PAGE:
The northern waterway marks the border of Minnesota and North Dakota. It's 545 miles long, running from the Red River Valley into Manitoba, Canada and on to Lake Winnipeg. This is country with cold winters, so the presence of 'cats' may surprise those who thought of them as warm-water fish.
Dedicated fishermen of this far northern region declare that they can offer visitors the 'best catfishing on the planet'. They say that the channel cats are big and numerous, so an excursion on the water can mean hauling in twenty-pounders all day long. There are some great photos online to show that it's not all brag.
Professional guide services take visitors by boat to the places where these massive channel cats lurk. They say that there are so many huge cats that twenty-pound fish can be hauled in all day long. All visitors need to bring is a license and their lunch. Private groups can engage a local guide familiar with the best fishing spots for half-day or full-day trips.
Then there is the Red-River-of-the-South, which originates in the Texas Panhandle as two more or less parallel forks. This long waterway (1360 miles) meanders along part of the Texas and Oklahoma border and on into Arkansas and Louisiana. It's home to several species of cats, including channel cats, blues, and flatheads. There are rumors that a new species has been identified at the end of the river-course.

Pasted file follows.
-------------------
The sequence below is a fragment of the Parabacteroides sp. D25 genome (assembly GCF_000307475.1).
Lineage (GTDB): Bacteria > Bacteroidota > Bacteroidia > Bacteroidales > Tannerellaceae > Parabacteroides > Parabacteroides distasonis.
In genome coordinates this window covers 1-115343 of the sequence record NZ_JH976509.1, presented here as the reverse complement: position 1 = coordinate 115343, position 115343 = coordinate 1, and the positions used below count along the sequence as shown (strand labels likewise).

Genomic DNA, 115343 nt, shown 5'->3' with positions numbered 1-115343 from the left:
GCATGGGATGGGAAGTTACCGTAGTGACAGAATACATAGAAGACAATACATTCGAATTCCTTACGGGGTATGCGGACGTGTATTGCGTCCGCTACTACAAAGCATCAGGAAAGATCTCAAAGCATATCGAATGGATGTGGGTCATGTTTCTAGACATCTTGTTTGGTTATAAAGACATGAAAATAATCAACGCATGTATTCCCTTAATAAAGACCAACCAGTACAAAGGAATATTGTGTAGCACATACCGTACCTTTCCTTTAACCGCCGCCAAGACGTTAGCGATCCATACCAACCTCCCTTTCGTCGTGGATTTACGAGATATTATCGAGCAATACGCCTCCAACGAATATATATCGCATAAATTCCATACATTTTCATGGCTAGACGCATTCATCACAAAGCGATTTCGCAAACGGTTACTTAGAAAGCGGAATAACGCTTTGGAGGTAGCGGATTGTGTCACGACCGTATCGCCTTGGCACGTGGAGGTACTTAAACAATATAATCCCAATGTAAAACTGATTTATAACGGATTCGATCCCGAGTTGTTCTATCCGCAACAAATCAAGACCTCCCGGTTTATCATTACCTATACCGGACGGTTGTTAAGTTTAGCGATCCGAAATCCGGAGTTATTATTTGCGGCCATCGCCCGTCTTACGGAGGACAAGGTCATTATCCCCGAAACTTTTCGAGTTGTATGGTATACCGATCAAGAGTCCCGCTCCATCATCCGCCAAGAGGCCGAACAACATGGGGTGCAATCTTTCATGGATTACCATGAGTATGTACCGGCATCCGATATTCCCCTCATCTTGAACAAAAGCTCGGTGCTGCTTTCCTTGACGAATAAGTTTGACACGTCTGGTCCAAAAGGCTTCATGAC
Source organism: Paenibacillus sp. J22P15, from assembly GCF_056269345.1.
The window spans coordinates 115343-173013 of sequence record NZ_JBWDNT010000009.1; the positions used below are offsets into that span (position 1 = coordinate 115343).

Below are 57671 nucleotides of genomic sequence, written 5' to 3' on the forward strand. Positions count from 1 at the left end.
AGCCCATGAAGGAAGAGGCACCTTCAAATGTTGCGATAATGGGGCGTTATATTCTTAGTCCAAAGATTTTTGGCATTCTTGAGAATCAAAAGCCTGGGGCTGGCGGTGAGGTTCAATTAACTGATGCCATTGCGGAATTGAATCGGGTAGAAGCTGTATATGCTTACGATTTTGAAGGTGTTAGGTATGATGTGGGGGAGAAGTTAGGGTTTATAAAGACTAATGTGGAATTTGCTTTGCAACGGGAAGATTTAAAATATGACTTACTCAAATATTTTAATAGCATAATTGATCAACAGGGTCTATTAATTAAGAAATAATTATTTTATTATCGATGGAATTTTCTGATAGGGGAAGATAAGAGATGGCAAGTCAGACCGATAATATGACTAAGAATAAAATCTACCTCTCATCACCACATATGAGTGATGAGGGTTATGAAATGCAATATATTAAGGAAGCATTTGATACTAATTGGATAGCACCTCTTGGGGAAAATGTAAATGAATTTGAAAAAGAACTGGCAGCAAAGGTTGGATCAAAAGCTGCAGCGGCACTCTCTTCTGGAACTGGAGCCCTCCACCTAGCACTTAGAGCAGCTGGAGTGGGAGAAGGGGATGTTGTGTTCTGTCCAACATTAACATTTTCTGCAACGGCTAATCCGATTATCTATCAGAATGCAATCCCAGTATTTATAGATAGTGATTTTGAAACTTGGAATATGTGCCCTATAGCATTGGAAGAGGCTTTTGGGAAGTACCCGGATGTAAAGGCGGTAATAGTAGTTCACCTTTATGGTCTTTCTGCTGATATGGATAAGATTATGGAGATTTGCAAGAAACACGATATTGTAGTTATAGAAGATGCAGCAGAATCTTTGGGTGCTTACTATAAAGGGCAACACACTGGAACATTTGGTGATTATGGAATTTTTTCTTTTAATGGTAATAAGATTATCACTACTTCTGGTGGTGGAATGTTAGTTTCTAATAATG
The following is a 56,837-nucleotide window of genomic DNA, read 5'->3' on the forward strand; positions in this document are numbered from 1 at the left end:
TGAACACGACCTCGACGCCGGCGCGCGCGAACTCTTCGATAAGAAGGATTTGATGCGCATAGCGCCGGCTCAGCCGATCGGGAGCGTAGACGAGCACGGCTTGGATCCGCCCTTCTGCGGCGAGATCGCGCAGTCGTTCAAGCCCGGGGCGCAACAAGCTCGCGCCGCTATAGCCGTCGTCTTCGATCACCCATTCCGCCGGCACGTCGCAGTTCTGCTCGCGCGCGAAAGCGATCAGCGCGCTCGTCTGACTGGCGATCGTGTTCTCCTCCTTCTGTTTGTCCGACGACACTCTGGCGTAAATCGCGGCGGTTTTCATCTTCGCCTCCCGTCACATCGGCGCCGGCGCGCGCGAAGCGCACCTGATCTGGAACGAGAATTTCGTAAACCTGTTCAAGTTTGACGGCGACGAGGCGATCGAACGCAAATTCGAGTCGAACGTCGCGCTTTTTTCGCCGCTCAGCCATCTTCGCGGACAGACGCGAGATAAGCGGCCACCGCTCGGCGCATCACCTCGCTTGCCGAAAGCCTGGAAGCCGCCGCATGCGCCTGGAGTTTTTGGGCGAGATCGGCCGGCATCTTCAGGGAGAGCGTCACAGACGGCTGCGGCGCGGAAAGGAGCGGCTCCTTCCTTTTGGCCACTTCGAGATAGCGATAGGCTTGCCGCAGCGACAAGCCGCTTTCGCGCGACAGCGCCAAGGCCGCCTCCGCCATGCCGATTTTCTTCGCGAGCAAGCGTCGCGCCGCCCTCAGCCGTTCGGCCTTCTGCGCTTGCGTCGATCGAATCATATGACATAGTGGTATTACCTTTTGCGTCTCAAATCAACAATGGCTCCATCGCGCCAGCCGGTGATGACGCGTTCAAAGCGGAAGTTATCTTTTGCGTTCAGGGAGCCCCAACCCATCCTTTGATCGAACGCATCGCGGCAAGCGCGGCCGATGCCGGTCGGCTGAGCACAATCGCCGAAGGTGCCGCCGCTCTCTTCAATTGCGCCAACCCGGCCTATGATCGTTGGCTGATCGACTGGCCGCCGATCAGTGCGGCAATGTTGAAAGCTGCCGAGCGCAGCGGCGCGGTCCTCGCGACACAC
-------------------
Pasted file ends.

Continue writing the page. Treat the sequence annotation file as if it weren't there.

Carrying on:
Down here they also have huge channel cats. The record is 58 pounds, but anything over twenty pounds is more than an armful. The flathead record is over 100 pounds, while the blues can get even bigger than that. To catch them, you can use a rod and reel baited with worms or minnows or chicken livers. A more adventurous way is 'noodling', which means feeling around in the murky depths with your bare hands, using your fingers for hooks.
If you prefer to take things as easy as possible, you can go jug-fishing, which means suspending baited lines from plastic jugs. Those interested more in filling the freezer than confrontation can use slat-traps, which entice fish in with bait but won't let them out again. There are two other legal ways to fish for cats: trot-lining and snagging. Go online for more information on these methods.
The history of these rivers, both targets of expeditions sent out by Thomas Jefferson to learn more about the Louisiana Purchase, is very different, but both stories are fascinating. The lure for many will be the great fish that move along the bottom, but others will like knowing that these rivers have played important roles in US history.
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